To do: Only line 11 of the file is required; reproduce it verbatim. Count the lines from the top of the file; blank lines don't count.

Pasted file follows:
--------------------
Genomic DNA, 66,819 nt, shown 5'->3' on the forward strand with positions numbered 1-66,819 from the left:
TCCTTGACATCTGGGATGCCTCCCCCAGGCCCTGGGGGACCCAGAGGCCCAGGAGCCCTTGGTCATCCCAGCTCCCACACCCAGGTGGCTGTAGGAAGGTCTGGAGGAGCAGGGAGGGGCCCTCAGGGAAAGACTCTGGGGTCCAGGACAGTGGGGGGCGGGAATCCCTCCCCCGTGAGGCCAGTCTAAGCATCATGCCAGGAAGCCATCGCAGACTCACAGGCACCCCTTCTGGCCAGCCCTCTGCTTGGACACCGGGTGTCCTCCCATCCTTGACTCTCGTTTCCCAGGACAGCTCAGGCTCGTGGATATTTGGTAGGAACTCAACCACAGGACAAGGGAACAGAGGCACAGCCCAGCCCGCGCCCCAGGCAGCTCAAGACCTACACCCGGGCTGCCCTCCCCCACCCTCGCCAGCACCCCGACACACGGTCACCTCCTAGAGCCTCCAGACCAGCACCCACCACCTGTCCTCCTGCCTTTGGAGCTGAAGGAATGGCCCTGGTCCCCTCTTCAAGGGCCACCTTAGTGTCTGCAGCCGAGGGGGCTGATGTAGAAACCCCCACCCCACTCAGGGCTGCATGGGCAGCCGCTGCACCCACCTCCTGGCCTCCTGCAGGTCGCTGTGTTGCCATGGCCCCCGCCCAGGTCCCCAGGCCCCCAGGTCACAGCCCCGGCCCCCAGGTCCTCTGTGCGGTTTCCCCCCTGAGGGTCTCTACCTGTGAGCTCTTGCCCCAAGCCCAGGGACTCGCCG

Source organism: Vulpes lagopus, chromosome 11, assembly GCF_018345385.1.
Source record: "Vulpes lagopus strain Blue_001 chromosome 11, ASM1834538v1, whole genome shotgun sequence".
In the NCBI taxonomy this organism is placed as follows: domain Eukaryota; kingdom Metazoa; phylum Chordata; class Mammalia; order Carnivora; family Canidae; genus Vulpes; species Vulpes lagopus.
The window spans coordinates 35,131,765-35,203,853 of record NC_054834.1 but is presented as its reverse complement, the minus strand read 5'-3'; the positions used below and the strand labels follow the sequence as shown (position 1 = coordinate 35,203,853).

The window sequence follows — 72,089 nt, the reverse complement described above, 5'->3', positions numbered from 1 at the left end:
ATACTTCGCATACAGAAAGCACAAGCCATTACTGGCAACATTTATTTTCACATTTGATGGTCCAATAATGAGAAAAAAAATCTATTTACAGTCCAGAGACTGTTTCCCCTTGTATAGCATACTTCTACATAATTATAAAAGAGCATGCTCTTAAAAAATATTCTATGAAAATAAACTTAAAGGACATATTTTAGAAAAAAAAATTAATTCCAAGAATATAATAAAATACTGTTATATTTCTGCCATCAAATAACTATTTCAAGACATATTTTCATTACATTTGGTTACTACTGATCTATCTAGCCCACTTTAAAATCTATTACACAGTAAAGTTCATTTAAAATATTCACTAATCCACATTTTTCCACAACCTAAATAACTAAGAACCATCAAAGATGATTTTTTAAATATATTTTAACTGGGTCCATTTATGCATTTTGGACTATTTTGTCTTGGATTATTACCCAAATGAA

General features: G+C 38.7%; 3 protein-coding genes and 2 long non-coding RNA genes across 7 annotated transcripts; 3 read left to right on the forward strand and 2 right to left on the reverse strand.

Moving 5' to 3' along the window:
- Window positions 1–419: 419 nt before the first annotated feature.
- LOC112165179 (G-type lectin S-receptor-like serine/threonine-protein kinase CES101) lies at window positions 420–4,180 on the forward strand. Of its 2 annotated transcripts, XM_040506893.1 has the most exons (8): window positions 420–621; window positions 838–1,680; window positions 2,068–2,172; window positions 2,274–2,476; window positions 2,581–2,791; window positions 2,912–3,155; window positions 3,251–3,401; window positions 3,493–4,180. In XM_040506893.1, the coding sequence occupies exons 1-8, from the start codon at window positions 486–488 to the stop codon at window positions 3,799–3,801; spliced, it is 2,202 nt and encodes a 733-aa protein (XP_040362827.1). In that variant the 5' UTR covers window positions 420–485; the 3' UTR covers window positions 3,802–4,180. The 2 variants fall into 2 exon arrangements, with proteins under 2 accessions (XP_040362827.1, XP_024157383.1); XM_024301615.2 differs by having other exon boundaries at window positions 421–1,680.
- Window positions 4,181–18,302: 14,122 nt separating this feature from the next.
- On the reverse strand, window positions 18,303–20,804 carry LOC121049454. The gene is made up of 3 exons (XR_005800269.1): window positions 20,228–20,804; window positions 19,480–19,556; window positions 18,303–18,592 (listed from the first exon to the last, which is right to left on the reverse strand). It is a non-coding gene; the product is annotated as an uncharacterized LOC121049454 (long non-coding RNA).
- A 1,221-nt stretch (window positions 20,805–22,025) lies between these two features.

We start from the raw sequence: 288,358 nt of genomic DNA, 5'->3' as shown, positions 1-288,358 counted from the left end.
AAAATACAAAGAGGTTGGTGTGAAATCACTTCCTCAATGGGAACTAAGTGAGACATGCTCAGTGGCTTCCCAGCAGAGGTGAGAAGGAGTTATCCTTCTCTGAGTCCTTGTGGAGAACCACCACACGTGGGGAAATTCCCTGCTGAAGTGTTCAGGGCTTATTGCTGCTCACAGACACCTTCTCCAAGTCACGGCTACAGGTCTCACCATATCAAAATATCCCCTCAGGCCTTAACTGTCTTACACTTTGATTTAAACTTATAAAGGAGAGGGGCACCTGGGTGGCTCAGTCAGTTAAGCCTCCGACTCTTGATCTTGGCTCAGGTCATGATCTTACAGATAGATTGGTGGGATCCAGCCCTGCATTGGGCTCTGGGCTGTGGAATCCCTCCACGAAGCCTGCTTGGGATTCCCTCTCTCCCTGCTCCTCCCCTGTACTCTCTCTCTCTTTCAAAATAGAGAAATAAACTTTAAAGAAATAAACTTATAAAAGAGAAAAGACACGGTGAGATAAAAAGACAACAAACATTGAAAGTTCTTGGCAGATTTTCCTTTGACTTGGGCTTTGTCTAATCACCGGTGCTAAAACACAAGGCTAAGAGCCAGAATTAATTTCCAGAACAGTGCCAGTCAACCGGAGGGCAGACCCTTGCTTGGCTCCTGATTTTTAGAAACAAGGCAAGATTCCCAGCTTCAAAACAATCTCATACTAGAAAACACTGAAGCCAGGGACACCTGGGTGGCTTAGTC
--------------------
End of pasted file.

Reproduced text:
- Window positions 1–419: 419 nt before the first annotated feature.